Questions and Answers
Question: Do you have any helpful resources concerning Montessori education? I have a friend who is planning to send his kids to a Christian school, where the Montessori-principles for education is used. If I understand it correctly, Montessori education is closer to new age than to the Bible.
Answer: I hope to find time to give a more complete answer later, but for now I will simply post some information that might guide you. First, look at this statement of beliefs from the International Montessori Council website. Notice how the Montessori philosophy fits into the UN plan for Global Education:
"We believe that:
• Our actions as adults should mirror what we teach our children.
• A culturally diverse, inclusive attitude creates a respectful, collaborative culture that is essential to our mission and vision.
• Maintaining absolute integrity by communicating openly and honestly among ourselves and with those we serve is essential to our success.
• Recognizing and respecting the individual needs of everyone involved in our work helps build a "sense of community" among us.
• Our commitment to the educational experience encompasses academic excellence, teaching of universal values and nurturing the spirit, global understanding and service.
• A doorway to world peace through the education of children is possible in our time.
• Parents are full members who stand with us as partners in the Montessori educational process...."
The following quotes from an article titled "Religion and Montessori" show the beliefs of the Maria Montessori, the founder and inspiration behind the Montessori philosophy. You can visit the website to see the quotes in context.
”In the book, 'The child, society and the The Child, Society and the World: Unpublished Speeches and Writings, Dr Montessori addresses the question on religion, first within a religious setting and then to a secular group. She says...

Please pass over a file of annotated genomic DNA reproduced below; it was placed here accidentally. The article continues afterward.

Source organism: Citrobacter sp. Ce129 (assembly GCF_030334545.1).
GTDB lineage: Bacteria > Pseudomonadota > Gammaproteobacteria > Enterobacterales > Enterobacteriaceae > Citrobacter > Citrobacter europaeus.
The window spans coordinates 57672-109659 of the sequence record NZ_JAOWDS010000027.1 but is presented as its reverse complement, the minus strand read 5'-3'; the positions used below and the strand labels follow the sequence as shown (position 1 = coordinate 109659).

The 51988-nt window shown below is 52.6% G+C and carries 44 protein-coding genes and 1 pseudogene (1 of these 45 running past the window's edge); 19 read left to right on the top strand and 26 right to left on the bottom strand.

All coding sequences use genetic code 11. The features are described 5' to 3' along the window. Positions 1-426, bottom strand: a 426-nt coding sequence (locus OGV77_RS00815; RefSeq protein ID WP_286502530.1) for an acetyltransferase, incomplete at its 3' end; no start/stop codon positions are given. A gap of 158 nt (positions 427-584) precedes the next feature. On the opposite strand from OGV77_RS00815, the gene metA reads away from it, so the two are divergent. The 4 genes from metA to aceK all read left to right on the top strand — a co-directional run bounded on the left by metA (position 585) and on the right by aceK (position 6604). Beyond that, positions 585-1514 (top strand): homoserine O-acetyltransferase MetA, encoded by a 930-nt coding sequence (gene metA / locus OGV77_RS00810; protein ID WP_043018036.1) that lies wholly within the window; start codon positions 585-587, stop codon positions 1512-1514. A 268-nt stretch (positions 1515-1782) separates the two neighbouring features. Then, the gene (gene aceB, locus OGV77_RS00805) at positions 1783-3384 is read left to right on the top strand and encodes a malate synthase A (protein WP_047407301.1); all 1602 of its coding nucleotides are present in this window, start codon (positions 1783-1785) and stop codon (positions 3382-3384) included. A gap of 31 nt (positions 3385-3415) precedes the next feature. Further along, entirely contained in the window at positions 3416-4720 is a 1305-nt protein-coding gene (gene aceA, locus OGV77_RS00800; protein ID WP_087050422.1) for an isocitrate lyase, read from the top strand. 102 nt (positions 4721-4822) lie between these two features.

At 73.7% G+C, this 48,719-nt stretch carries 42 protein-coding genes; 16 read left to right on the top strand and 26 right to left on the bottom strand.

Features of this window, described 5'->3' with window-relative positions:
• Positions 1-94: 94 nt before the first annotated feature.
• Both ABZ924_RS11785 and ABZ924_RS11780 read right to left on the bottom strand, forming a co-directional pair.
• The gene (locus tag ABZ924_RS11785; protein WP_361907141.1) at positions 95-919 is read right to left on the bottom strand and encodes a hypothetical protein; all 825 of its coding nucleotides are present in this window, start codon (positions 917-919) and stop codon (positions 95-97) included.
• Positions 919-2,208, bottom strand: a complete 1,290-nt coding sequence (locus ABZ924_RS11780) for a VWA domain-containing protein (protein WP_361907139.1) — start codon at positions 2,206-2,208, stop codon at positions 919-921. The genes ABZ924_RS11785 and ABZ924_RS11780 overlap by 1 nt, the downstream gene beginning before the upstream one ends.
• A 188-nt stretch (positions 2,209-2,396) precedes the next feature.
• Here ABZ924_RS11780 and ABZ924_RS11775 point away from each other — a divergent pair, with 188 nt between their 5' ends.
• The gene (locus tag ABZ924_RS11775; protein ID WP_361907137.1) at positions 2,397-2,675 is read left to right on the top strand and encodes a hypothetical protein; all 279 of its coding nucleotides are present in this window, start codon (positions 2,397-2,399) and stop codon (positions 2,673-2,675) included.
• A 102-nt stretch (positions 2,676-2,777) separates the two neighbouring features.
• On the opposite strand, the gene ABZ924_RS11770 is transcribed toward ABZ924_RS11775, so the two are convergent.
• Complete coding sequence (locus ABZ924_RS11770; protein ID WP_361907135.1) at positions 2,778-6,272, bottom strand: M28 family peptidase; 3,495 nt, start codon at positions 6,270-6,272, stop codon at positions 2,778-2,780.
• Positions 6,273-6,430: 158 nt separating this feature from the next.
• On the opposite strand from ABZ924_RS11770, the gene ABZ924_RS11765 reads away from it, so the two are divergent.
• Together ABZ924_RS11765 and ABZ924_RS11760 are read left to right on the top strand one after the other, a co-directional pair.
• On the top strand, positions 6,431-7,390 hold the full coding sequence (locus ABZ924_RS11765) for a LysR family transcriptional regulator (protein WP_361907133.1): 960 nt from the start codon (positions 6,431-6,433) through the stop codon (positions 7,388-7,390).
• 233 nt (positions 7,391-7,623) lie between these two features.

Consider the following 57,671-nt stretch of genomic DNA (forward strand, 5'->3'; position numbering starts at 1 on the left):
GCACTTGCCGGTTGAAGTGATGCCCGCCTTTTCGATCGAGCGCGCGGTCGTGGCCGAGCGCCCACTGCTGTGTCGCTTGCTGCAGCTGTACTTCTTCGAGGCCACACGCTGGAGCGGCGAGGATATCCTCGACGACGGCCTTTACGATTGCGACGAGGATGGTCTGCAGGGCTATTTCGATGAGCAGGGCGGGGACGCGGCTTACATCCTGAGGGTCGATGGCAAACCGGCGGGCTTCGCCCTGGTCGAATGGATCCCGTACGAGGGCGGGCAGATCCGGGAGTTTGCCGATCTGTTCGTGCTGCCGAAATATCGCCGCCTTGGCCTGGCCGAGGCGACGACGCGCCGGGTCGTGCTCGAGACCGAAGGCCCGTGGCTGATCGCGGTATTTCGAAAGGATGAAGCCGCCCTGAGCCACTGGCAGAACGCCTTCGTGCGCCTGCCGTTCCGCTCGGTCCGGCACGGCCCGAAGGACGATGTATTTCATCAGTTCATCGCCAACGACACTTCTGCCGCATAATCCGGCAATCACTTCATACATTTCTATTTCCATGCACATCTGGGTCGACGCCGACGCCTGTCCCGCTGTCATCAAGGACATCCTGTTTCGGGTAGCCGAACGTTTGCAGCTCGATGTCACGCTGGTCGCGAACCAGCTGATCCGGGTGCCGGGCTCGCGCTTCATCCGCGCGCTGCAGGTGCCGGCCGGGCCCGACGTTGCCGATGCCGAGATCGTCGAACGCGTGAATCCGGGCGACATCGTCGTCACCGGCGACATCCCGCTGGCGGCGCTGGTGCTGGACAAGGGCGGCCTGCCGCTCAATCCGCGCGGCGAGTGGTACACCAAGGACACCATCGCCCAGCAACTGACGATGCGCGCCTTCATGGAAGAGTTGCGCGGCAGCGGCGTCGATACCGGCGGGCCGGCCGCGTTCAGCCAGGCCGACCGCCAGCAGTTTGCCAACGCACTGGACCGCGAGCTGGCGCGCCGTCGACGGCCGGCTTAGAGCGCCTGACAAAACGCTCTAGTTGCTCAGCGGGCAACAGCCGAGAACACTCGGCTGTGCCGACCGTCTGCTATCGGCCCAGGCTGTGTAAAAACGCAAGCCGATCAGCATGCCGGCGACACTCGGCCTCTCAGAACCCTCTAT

“We must remember that religion is a universal sentiment which is inside everybody and has been inside every person since the beginning of the world. It is not something which we must give to the child". Maria Montessori …
“According to our educational theory, the child is driven to develop by way of the needs and tendencies that are innate to all of humanity. What we - as Montessorians- implement in our prepared environments rests on the notion that it must correspond to these natural drives….
“Dr Montessori identified religious sentiment to be an expression of the human tendency toward elevation. … that tendency that urges humanity to go beyond the every day, mundane aspects of life, and uplift their souls to spiritual realities.
“The intention is to be one with god, by establishing spiritual ties with god.
“Just as language has many expressions: English, Swedish, Swahili, and so forth, so does elevation express itself by way of different creeds: Christianity, Judaism, Buddhism and many different belief systems in order to communicate with and about god.
“… little children…. are immersed in an spiritual atmosphere". …